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Commission Study Shows Ecomomic Importance of U.S. Aerospace and Aviation Industry at the National, State, and Local Levels

Press Release From: Commission on the Future of the United States Aerospace Industry
Posted: Thursday, October 31, 2002

WASHINGTON- According to a report released today the Commission on the Future of the U.S. Aerospace Industry, the U.S. civil and commercial aerospace and aviation industry employed more than two million workers in 2001, with an annual average wage of $47,700. The industry has a major economic and employment impact in all 50 states and is a substantial force in civil, military, and space manufacturing and operations in nearly half of the nation's states.

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The statistics are revealed in an extensive national and state-by-state analysis of the aerospace and aviation industry released here today by the Commission on the Future of the U.S. Aerospace Industry, a 12-member panel formed in 2001 by President George W. Bush and the U.S, Congress.

The industry statistical study - U.S. Aerospace and Aviation Industry: A State-by-State Analysis - examines the industry by direct employment, wages, establishments, and payroll. The 112-page report provides government officials, industry leaders, academicians, and others with objective, comparative economic data about the industry in today's national and global economy.

In releasing the report, Commission Chairman Robert S. Walker noted that "A strong aerospace industry is essential to enable the United States to defend itself, compete in the global marketplace, maintain a highly skilled workforce, and provide all Americans with the ability to travel safely and securely anywhere in the world." Walker further explained, "The data will assist policymakers and the public in understanding the economic stakes at hand as the commercial aerospace industry faces the challenges of market forces, homeland security, and foreign competition.

The state-by-state report shows that the air transportation segment of the aerospace and aviation industry was the leading employer with more than 1.3 million jobs in 2001. Air transportation workers earned an average of $40,600 per year. The leading centers of aviation employment were California, Texas, Illinois, Florida and New York.

The study also shows that aircraft and parts manufacturing employed some 462,200 workers, with an average annual salary of $57,200. The leading centers of aircraft and parts manufacturing by state in 2001 were Washington, California, Kansas, Texas, and Connecticut.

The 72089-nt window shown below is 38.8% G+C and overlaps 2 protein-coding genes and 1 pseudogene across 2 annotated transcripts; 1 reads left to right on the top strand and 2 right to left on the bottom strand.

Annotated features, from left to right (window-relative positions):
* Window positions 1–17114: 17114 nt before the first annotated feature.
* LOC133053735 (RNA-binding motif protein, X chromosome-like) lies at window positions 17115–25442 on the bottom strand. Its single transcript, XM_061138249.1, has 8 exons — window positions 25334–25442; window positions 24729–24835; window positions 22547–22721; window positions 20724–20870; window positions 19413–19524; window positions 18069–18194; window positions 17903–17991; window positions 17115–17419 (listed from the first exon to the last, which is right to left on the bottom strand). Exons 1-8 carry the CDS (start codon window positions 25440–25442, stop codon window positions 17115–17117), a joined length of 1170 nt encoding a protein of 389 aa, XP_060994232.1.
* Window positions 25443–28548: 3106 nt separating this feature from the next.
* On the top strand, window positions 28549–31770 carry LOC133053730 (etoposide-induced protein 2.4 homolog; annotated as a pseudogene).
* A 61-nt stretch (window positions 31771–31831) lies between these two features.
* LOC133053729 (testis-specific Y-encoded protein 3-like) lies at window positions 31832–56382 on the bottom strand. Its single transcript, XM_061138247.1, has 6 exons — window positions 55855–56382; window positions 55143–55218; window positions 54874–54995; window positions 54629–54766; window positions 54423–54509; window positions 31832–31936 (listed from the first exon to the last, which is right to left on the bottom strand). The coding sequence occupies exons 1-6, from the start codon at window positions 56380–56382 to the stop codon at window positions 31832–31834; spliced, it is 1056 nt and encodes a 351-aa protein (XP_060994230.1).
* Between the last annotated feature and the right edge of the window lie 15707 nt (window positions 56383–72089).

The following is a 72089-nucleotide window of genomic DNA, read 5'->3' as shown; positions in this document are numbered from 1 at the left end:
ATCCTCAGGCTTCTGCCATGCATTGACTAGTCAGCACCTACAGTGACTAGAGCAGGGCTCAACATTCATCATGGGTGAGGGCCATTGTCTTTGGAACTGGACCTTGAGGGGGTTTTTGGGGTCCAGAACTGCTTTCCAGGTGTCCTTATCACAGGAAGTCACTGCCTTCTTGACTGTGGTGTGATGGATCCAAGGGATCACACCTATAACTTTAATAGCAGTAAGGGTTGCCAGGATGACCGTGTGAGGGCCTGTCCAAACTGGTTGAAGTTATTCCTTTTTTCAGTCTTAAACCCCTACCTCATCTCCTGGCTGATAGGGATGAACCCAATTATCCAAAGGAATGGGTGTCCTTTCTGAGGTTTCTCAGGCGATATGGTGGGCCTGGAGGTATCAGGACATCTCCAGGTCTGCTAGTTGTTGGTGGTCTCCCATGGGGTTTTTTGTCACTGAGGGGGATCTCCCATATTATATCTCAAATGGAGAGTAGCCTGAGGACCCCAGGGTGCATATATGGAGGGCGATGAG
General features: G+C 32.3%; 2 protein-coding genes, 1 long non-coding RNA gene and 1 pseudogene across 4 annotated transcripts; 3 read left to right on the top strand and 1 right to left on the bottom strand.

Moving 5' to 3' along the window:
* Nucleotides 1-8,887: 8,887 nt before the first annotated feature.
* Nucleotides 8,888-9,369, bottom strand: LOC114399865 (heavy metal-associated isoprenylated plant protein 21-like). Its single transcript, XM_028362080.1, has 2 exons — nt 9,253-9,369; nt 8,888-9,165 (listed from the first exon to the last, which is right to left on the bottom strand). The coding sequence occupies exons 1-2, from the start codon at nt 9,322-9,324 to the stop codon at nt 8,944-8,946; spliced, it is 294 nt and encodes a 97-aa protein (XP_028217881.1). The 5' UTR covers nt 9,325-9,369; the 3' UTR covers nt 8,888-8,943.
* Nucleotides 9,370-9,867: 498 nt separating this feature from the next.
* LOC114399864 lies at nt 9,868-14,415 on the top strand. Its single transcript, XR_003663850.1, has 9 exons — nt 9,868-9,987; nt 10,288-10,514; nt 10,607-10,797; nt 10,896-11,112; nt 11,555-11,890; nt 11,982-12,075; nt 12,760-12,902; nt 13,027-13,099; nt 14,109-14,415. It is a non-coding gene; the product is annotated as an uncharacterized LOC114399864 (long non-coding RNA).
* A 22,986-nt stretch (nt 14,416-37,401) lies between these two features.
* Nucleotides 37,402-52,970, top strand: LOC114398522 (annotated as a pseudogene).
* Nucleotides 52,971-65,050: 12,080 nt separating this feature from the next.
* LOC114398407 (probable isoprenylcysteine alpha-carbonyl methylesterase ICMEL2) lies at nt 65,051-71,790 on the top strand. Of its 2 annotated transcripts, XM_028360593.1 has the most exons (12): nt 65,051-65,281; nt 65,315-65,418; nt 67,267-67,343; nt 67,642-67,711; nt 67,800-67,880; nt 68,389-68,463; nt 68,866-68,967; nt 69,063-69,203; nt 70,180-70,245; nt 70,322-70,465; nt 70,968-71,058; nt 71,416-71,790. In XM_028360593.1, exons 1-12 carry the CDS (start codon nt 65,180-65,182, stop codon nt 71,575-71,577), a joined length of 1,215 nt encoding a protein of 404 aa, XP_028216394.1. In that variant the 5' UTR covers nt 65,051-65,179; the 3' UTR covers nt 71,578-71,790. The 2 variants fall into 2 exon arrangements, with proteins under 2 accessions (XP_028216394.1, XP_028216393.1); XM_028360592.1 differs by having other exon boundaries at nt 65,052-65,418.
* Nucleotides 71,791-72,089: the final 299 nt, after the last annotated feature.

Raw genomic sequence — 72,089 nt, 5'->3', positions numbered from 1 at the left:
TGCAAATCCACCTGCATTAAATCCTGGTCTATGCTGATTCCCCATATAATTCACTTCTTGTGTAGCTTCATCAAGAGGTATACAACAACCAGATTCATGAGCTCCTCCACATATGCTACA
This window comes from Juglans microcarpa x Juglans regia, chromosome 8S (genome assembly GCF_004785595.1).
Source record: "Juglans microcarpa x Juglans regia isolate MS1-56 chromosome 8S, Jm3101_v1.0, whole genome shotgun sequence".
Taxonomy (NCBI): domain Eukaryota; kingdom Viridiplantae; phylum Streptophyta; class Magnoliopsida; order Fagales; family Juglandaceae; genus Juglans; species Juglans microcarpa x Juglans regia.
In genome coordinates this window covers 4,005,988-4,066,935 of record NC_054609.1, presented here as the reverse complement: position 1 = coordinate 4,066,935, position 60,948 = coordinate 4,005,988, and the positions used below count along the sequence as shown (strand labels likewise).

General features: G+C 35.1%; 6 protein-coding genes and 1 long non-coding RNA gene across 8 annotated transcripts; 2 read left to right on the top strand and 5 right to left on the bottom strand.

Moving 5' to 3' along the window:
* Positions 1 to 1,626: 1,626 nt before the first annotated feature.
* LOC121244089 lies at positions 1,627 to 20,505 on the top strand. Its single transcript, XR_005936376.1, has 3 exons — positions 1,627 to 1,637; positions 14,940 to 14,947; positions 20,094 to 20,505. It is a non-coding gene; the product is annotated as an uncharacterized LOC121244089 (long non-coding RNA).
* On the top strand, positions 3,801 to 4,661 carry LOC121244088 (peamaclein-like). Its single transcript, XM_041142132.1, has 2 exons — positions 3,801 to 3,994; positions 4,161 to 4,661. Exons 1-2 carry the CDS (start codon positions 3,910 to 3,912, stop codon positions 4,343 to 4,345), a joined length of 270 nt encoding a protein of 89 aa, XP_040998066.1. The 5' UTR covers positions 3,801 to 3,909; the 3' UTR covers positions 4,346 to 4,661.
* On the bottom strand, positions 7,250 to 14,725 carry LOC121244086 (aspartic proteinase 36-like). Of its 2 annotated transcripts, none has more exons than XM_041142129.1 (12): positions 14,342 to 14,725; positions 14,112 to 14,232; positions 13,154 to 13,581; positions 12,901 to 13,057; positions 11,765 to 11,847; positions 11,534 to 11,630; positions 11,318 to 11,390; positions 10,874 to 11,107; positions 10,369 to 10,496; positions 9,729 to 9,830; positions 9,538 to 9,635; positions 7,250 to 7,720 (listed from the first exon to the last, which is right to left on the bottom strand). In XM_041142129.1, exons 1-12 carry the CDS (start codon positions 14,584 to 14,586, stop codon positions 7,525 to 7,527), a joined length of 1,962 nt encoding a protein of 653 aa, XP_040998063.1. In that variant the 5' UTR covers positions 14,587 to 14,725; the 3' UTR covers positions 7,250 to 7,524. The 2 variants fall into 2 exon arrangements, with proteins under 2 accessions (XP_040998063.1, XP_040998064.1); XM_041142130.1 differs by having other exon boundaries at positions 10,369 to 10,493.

Other data breakouts by sector include Guided Missile Manufacturing, Satellite Communications, Space Research and Technology, and Search and Detection Manufacturing.

"The significance of our analysis," Walker explained, "lies in the illustration of the importance of the aerospace and aviation industry to the economic health of every state economy. California, Texas and Washington lead by most aerospace and aviation metrics. At the same time, however, the report demonstrates that Alabama, Arizona, Georgia and Kansas are home to strong industry clusters - a fact some may find surprising."

The statistical data in this study also include pertinent aerospace and aviation workforce and economic impact data for leading U.S. metropolitan areas, including Seattle, Los Angeles, Dallas/Ft. Worth, Phoenix, Boston, Atlanta, New York, Wichita, and Chicago.

Statistics used in the report are based on the most recently available U.S. government data from the Bureau of Labor Statistics and are limited by the Standard Industrial Classification system.

The study does not measure the additional jobs generated by aerospace and aviation in states and localities. For example, workers in food service, security, and fire service jobs at airports or NASA centers are not included. While the analysis includes military suppliers, it does not include military workers at facilities such as U.S. Air Force and U.S. Navy aviation bases.

"Those jobs, however, are a vital part of our economy and our defense structure and are dependent on the existence of the U.S. aerospace industry," Walker remarked.

While the figures provided by the government are the latest official data, they don't reflect the significant downturn of the industry since the terrorist acts of September 11, 2001. Since then, the industry has experienced a serious decline.

The statistical data was collected and compiled by Content First, a Washington, D.C-based. research and information services firm.

The Commission on the Future of the United States Aerospace Industry is a congressionally mandated commission, as established in Section 1092 of the Floyd D. Spence National Defense Authorization Act for Fiscal Year 2001, Public Law 106-398. The Commission was formed to study the future of the United States aerospace industry in the global economy, particularly in relationship to United States national security; and to assess the future importance of the domestic aerospace industry for the economic and national security of the United States. The Commission will issue its final report on November 18, 2002.

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